, Associate Professor, Humphrey School of Public Affairs
The focus of this exploratory study is emergency medical response (EMS) for motor vehicle crashes (MVCs) in American Indian reservations and communities, where an average of 656 MVC fatalities occur each year. We conducted a national survey of tribal governments, first responders, and others with strategic perspectives on the quality, strengths, and needs of EMS response in these areas. We summarize the input of 189 study participants about the severity of MVC issues, the quality of EMS response, and factors contributing to the effectiveness of the EMS system in their area. In the EMS response chain, respondents express the strongest concern over dispatch. More than half of respondents report the time to transfer MVC victims to a trauma center usually exceeds the "golden hour" that is critical for trauma injury victims, with concerns being particularly acute in the Pacific Northwest and Alaska. Only 36 percent of respondents reported that the EMS agencies serving the American Indian reservations and community areas where they work have interagency agreements in-place to facilitate coordinated EMS response. Across all questions, study respondents with tribal government affiliation were consistently more optimistic regarding EMS response to MVCs in reservations than respondents without such affiliation with tribal governments. Based on this exploratory study, we present six recommendations about research questions and methods for additional research.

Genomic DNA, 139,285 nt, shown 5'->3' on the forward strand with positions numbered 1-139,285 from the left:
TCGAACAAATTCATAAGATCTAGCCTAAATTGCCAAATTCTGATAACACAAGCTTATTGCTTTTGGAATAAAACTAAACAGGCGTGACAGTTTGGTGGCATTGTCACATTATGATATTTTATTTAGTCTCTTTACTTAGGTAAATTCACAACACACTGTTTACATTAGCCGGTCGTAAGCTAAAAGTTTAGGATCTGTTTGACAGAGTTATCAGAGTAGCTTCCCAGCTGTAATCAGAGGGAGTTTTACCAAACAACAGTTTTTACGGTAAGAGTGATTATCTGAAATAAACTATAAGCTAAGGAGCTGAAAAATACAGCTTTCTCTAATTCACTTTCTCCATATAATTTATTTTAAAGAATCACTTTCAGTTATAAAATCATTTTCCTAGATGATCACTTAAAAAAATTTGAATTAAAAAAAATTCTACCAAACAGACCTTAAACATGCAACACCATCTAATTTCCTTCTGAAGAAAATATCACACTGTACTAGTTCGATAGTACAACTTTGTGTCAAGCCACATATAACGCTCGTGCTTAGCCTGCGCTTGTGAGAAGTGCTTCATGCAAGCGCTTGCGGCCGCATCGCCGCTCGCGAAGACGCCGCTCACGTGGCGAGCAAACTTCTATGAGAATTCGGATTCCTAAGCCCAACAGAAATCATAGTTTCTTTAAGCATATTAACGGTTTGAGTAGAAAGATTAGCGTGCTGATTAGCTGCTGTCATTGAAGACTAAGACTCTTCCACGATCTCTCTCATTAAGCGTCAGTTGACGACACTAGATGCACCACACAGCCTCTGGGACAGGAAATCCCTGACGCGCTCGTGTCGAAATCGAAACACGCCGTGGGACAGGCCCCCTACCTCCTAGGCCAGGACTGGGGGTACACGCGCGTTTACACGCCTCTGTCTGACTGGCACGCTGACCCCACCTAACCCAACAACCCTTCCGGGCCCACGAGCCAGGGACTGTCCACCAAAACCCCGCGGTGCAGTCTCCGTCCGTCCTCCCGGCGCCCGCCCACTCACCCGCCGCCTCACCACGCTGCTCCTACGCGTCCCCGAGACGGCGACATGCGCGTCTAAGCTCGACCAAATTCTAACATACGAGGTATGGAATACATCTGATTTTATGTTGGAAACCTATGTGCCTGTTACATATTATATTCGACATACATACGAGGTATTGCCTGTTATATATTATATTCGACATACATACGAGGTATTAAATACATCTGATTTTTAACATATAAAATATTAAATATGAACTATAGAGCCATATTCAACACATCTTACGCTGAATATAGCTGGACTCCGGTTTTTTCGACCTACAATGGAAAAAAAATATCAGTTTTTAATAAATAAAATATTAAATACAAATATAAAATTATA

- Project number: 2018059
- Start date: 02/2018
- Project status: Completed
- Research area: Transportation Safety and Traffic Flow